Flush with the success of the Dollars trilogy, Leone journeyed to Hollywood to find backing for a gangster epic. But The Godfather was still several years in the future and instead, Paramount made him an offer he couldn’t refuse: carte blanche to do another western with Henry Fonda as star. Thus, even as Sam Peckinpah embarked on The Wild Bunch, Leone conceived of Once Upon a Time in the West (1969) as his western to end all westerns—”a ballet of
the dead.” There was nothing else quite like it. As coaxed and teased by Morricone’s remark able score—a swelling, keening mélange of slowed-down Neapolitan street songs, yé-yé, choral
requiems, and Ventures guitar licks—the film
is constantly reading and readjusting its thermostat, from self-parody to nostalgia, from myth mongering to spectacle.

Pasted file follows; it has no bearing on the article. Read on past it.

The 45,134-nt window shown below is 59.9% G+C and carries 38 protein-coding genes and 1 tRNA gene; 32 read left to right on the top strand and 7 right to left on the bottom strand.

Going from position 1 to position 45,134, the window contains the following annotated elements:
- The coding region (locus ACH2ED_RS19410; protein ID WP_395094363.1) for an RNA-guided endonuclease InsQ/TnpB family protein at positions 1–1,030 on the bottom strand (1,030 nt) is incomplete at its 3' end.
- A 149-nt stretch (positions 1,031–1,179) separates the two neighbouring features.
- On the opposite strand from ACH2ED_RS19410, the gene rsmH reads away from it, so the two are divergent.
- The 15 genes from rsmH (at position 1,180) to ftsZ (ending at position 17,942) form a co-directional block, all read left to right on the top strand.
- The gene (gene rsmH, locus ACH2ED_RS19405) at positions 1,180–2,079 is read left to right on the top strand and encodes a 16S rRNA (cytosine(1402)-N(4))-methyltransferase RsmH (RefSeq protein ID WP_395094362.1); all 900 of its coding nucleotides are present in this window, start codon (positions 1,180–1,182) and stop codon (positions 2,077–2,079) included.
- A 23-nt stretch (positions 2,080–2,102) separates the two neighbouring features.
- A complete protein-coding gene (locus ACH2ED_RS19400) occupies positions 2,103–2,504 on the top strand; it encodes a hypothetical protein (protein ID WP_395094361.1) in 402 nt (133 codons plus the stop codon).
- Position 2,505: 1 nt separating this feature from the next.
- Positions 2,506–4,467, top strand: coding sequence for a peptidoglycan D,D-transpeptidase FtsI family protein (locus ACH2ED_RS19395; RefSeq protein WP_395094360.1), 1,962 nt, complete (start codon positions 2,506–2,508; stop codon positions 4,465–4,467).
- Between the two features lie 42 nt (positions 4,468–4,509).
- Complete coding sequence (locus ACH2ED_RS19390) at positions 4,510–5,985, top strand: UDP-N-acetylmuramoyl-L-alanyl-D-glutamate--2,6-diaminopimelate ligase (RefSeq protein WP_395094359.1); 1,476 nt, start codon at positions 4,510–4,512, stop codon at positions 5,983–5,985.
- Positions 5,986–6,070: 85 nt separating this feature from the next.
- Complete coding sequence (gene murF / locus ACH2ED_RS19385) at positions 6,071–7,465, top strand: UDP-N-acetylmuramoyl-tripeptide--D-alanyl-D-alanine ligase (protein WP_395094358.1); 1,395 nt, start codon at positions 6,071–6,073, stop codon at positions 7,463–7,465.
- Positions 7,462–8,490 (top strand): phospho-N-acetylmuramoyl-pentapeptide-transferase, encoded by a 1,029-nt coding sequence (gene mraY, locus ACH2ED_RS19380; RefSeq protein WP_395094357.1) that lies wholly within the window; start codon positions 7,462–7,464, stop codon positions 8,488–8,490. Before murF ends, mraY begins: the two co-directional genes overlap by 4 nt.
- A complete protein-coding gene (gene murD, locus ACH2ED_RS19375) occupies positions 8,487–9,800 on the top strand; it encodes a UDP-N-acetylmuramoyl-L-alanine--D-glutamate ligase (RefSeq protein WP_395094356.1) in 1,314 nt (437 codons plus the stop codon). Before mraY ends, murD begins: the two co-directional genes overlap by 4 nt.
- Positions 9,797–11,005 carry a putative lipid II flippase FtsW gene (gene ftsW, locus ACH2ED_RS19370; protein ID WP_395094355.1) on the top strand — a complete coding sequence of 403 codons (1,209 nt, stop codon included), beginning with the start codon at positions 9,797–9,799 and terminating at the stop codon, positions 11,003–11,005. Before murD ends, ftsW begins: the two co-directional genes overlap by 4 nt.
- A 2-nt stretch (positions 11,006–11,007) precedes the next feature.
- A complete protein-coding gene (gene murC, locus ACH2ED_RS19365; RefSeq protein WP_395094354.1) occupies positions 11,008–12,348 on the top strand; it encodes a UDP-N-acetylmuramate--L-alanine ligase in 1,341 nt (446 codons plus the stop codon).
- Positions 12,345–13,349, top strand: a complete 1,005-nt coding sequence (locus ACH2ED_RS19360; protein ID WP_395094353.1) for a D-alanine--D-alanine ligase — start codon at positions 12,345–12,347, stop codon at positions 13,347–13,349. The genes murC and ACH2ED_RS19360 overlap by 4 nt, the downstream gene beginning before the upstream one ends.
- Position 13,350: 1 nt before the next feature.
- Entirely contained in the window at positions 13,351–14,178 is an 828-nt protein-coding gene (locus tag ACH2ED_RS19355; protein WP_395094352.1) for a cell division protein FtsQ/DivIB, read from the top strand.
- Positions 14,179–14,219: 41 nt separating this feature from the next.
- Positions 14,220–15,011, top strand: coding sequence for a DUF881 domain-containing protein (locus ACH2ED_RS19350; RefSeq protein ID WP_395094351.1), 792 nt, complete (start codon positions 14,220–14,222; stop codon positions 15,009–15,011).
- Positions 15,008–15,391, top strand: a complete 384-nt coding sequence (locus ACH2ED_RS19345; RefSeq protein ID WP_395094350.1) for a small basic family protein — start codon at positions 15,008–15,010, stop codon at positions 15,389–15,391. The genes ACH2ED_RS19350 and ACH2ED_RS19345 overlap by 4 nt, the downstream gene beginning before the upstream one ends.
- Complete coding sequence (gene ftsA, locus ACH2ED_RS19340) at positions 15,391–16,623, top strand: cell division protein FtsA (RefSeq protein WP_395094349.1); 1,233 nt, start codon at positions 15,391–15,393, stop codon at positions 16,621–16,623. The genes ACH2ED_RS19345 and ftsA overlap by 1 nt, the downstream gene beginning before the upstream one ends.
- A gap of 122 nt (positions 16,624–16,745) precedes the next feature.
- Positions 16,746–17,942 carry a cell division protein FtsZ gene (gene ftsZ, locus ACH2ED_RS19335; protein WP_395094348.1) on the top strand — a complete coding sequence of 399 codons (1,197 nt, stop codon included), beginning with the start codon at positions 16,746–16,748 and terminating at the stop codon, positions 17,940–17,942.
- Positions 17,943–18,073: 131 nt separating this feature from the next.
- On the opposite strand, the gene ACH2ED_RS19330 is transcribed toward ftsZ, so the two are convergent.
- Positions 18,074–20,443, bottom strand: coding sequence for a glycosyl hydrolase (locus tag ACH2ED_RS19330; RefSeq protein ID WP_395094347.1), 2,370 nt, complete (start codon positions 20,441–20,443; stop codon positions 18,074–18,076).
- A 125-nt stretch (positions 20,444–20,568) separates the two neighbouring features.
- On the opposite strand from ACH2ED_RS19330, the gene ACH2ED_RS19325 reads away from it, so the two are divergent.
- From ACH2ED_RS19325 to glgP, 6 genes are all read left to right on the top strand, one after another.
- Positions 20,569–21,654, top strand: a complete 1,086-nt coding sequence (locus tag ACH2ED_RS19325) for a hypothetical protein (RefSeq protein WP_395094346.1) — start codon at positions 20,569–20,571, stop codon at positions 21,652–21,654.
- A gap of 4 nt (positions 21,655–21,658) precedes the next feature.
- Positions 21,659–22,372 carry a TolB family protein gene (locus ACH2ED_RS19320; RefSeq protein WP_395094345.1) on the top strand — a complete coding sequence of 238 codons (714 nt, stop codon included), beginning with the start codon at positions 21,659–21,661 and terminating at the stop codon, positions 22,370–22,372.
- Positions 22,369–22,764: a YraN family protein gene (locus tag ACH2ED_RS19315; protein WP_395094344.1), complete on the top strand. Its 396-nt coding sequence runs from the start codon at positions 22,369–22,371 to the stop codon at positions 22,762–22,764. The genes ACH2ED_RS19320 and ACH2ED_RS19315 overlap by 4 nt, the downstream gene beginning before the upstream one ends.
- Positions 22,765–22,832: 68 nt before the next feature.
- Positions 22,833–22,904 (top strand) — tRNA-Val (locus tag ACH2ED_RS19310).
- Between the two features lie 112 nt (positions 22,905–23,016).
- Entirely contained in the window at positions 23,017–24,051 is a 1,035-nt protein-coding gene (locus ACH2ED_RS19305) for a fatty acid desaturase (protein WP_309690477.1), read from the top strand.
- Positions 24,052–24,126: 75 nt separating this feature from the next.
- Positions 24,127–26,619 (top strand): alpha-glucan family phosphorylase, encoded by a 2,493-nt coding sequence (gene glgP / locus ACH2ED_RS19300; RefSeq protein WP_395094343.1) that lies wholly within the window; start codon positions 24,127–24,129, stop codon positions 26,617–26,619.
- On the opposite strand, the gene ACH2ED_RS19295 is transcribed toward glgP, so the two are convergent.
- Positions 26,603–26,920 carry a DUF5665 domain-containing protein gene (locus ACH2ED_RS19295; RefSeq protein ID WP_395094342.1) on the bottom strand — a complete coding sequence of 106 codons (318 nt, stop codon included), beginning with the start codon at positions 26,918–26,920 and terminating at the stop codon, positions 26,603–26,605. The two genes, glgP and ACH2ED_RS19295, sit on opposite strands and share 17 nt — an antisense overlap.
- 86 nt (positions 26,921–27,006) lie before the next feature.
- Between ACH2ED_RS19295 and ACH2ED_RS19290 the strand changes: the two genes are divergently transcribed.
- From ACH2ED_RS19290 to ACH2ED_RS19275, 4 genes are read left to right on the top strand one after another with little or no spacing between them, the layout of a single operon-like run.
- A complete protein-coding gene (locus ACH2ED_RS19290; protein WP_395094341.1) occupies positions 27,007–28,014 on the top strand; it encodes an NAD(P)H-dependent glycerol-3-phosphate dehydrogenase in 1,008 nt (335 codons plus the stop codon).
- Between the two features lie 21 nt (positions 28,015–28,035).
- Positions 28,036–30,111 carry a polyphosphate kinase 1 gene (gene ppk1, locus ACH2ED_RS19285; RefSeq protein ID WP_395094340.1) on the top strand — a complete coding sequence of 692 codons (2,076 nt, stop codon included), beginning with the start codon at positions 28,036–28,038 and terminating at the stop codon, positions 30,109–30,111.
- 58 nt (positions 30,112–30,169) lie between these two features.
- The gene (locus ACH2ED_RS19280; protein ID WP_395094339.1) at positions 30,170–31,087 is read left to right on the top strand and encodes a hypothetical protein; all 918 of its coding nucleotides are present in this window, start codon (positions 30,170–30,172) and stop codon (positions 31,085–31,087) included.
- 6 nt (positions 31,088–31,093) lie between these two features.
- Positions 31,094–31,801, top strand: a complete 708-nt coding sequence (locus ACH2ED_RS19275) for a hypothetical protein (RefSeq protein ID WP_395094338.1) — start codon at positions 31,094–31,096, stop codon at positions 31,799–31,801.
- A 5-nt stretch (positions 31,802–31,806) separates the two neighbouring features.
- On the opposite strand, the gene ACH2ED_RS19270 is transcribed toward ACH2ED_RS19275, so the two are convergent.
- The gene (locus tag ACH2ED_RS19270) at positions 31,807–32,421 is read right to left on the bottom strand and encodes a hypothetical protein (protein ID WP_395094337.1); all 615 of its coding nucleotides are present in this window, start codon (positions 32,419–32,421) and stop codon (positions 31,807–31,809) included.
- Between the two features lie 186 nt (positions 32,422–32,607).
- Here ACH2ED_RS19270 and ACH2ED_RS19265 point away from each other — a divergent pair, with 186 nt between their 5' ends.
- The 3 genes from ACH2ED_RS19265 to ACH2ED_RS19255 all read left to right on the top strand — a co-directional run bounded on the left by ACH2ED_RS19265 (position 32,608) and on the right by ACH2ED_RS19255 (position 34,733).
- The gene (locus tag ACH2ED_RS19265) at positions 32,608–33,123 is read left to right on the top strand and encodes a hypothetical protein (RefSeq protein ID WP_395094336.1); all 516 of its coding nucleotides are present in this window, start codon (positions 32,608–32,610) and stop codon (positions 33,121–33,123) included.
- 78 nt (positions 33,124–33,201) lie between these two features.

But this exercise in glacial pacing and rampant grandiloquence—chosen to open AMMI’s retro—proved as dormant at the box office as its predecessors were successful. Leone was cast into darkness. He directed only two more movies—both male love stories in the form of flawed, violent epics. Revisiting the lumpen leftism of the Dollars trilogy—although the opening quote from Chairman Mao is missing from the studio print AMMI is screening—A Fistful of Dynamite (a/k/a Duck, You Sucker, 1972) has an exiled Irish terrorist (James Coburn) and a Mexican bandit (Rod Steiger in the Eli Wallach part) inadvertently swept into the revolutionary maelstrom of 1913 Mexico. Overtly Third Worldist (and at times almost Eisensteinian in its class-conscious agitprop), the movie dwells on the wreck of revolutionary dreams, Leone’s not the least.